The unnamed playwright here is one lonely man. He “lodges” in Uncle Ernie’s spare room as his own family stopped talking to him in 1978 when his screenplay “based upon his older, retarded brother” aired and subsequently won awards. While he “regrets this loss of family … he never wastes good material. Never ever.”
Now middle-aged, just about any woman the playwright happens to see (on the bus, on the streets, in the park, in his memories, even on the “introductory menu pages” of porn sites) is ripe fodder for his detached daydreams. While he firmly believes “he has much to offer a young wife and family,” he has a difficult time maintaining meaningful relationships. And yet hundreds, thousands of people gather in his name … as a highly successful playwright, all the world’s his stage, one that ironically he creates but can’t partake.
When Uncle Ernie passes away, the playwright “often spends his days without human contact.” Then his parents die leaving him responsible for his older brother. He decides to care for his bother at home with the help of a hired live-in nurse. The threesome become a family of sorts, providing much-needed comfort for the playwright … but life’s surprises are hardly over. The play must go on …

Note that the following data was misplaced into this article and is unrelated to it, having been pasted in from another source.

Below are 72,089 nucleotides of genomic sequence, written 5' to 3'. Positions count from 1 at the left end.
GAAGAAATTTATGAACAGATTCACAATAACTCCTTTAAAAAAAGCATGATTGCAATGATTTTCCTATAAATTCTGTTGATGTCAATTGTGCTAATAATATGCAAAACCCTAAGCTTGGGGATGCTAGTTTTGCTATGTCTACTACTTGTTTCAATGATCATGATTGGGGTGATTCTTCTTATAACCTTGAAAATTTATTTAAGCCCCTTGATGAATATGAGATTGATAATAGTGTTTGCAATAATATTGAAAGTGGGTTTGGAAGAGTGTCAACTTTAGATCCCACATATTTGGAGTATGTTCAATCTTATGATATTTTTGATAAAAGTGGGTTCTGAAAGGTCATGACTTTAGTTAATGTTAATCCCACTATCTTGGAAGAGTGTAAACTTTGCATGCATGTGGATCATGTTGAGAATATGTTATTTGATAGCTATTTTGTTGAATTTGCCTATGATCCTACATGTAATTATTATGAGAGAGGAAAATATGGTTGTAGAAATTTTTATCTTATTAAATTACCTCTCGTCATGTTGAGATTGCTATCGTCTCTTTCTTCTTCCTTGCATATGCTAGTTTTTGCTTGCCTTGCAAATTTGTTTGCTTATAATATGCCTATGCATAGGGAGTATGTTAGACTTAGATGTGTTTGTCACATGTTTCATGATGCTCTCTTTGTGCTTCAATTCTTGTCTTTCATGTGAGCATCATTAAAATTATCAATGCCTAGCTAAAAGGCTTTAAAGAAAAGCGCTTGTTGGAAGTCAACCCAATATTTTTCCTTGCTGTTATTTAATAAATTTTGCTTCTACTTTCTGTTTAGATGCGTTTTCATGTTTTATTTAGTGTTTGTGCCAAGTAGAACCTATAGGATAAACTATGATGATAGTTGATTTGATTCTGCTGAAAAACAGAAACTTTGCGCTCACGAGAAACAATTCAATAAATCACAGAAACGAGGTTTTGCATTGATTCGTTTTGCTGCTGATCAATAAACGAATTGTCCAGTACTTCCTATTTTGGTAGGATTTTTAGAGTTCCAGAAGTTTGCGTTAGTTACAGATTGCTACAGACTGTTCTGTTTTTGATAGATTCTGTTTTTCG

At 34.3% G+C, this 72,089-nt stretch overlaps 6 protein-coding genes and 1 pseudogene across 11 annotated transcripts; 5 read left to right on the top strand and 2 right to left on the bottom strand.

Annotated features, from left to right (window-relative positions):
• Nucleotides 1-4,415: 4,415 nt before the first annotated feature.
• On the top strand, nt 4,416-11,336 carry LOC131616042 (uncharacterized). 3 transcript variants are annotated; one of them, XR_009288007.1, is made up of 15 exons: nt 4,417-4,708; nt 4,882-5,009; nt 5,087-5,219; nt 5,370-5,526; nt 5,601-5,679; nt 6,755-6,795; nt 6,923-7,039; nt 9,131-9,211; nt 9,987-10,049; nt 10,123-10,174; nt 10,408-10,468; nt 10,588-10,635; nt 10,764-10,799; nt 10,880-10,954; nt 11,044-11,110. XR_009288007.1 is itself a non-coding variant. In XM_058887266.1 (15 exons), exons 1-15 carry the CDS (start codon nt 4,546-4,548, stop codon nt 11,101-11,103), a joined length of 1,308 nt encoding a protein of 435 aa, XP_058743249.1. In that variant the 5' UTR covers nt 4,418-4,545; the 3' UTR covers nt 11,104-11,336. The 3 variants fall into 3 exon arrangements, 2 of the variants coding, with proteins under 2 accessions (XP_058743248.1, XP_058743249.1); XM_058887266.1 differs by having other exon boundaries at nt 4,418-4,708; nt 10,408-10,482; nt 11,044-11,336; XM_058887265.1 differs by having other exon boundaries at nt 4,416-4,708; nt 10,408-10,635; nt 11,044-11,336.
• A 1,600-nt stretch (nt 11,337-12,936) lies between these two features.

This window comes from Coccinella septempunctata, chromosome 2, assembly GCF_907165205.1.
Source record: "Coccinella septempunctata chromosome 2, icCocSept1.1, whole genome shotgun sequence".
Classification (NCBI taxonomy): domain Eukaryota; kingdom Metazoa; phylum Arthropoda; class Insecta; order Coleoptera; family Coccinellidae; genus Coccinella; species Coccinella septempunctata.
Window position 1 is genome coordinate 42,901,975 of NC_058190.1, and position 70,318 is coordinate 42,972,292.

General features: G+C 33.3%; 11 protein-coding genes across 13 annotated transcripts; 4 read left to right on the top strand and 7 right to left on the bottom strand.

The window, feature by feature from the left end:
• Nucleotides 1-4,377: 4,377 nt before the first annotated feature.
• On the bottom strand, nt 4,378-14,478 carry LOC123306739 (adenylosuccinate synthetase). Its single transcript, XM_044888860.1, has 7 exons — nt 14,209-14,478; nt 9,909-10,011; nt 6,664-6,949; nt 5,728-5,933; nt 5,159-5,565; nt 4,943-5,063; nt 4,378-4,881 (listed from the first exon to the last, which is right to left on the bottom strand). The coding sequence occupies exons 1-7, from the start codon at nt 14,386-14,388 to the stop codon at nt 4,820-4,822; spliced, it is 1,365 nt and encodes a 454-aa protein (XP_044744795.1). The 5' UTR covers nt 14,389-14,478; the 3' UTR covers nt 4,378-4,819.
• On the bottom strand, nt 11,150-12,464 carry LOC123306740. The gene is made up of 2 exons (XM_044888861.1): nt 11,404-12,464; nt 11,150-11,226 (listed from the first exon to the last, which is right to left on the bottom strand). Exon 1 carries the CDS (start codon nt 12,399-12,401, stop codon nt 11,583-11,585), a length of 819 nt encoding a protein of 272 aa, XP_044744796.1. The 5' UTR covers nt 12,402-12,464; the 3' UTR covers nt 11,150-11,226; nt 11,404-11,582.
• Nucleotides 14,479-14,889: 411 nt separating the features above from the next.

In contrast to the often vibrant watercolors that populate the three panels of each page, the words that depict the playwright’s life remain matter-of-fact, almost monotone. The book ultimately proves to be a somber study of the price of creativity and outward success.
The playwright could easily have been dismissible as just another dirty old man (and certainly, this is not a comic for anyone but grown adults), but both author and illustrator infuse him with a strangely sympathetic innocence. Glimpses of his neglected, abandoned adolescent years are clearly shown as the cause of his isolated mindset in adulthood. But a good story can save many a lost soul … even this lonely old playwright whose real life finally becomes more engaging off the page.